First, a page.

Pablo Picasso was known for his long list of lovers. There was Olga (his first wife) and Jacqueline (his second wife), Marie-Thérèse and Françoise (his young mistresses). But it was Dora Maar—the Yugoslavian photographer who was the Spanish painter’s muse and object of affection from 1936 to 1944—who perhaps inspired him most.
Of the many portraits Picasso made of Maar, none is more storied than his portrait ring. The artist created it in the late 1930s after a lover’s quarrel with his muse. Maar had encouraged Picasso to trade one of his paintings for a ruby ring. The latter was not happy with the exchange; the former, hot-headed and capricious, responded by tossing the ring into the Seine. Rather than simply kiss and make up, Picasso crafted this one-of-a-kind ring as a symbol of truce. Now, the work of wearable art is hitting the auction block as part of Sotheby’s London’s June 21 Actual Size: A Curated Evening Sale. It could go for as much as $640,000.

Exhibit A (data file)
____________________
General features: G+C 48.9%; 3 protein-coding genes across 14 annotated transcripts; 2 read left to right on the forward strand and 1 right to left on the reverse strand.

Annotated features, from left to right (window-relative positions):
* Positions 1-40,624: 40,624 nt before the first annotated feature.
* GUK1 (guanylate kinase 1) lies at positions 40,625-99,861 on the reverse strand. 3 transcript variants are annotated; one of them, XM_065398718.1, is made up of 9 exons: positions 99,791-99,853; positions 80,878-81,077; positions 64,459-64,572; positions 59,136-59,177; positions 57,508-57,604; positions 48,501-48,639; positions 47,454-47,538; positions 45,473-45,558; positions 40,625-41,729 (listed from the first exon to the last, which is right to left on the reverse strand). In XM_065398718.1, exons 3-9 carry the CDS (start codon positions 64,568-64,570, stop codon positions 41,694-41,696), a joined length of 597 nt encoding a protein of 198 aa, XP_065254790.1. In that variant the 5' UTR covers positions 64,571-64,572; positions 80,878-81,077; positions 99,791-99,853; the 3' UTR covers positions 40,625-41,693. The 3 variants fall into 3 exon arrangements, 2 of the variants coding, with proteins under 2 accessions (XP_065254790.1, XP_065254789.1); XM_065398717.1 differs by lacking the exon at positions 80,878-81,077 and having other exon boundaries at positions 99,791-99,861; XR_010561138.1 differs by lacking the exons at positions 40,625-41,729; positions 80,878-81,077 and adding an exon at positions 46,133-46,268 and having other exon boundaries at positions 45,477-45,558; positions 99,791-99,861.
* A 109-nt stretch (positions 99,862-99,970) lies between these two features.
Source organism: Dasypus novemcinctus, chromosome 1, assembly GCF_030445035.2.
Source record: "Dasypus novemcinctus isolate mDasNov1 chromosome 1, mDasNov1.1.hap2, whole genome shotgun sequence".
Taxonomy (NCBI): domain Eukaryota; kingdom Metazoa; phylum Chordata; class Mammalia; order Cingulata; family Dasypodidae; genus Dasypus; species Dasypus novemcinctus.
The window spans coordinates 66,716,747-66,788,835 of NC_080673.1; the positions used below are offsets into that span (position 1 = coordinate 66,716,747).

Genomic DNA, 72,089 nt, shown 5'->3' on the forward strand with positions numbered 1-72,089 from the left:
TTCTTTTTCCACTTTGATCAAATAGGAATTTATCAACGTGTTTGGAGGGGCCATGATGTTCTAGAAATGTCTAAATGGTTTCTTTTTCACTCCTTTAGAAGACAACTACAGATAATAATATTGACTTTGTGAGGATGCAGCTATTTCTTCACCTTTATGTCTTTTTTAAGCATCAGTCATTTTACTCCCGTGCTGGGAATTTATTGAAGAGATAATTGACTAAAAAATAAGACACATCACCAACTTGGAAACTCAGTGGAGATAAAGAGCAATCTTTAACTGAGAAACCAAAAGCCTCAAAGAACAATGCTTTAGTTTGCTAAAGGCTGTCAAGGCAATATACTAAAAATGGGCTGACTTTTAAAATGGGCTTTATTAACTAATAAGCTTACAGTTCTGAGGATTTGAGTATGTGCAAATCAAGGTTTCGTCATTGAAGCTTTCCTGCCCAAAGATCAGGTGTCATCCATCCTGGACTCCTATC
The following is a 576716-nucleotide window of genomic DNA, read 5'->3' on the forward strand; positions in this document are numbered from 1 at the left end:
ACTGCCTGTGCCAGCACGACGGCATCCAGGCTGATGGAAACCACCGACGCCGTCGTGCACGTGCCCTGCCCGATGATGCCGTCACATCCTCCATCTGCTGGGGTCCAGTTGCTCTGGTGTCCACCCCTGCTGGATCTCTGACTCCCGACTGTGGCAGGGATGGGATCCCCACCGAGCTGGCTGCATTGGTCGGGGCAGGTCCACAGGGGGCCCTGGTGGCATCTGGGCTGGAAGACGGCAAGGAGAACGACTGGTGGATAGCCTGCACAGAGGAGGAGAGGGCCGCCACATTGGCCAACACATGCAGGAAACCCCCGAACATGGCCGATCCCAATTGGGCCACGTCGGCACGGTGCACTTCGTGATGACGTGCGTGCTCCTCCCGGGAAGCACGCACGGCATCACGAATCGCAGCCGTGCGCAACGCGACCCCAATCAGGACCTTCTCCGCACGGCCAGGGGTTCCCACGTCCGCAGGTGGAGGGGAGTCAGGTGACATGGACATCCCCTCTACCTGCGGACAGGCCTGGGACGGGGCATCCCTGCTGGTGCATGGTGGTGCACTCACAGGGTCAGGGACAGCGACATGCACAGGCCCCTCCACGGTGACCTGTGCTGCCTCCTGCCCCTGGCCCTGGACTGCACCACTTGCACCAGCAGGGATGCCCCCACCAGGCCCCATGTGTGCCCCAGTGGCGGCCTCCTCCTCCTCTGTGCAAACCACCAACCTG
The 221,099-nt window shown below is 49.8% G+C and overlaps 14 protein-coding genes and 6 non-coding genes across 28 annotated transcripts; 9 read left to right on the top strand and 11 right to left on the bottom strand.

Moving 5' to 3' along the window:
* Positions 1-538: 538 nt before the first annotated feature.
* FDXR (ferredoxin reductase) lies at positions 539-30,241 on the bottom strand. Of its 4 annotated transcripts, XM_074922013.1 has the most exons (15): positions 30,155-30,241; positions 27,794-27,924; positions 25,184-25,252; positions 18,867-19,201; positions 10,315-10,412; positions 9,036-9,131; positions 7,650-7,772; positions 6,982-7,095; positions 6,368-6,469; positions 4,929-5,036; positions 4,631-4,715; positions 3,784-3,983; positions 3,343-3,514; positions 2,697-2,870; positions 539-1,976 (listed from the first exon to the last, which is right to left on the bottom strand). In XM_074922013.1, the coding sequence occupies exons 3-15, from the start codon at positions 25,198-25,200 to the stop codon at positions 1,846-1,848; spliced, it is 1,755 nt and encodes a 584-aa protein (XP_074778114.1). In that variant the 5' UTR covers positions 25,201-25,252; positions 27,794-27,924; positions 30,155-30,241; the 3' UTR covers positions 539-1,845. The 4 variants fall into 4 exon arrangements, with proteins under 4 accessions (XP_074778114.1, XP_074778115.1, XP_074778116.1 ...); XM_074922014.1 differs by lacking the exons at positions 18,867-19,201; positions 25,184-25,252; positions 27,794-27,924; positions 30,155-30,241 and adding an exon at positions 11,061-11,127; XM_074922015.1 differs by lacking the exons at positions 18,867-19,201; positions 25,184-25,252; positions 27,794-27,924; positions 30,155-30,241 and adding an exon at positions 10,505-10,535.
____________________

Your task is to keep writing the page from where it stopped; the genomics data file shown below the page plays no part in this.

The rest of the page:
The ring features a portrait of Maar rendered in ink and colored pencil on paper. Picasso never made anything else like it, and Maar treasured the ring until she died in 1997.
“When you see the Picasso ring, you never forget it,” says Thomas Bompard, head of Impressionist and modern art evening sales at Sotheby’s London. “It’s a relic of their love, but it also has a lot of presence as a work of art. There is a mystery and a love story in this ring.”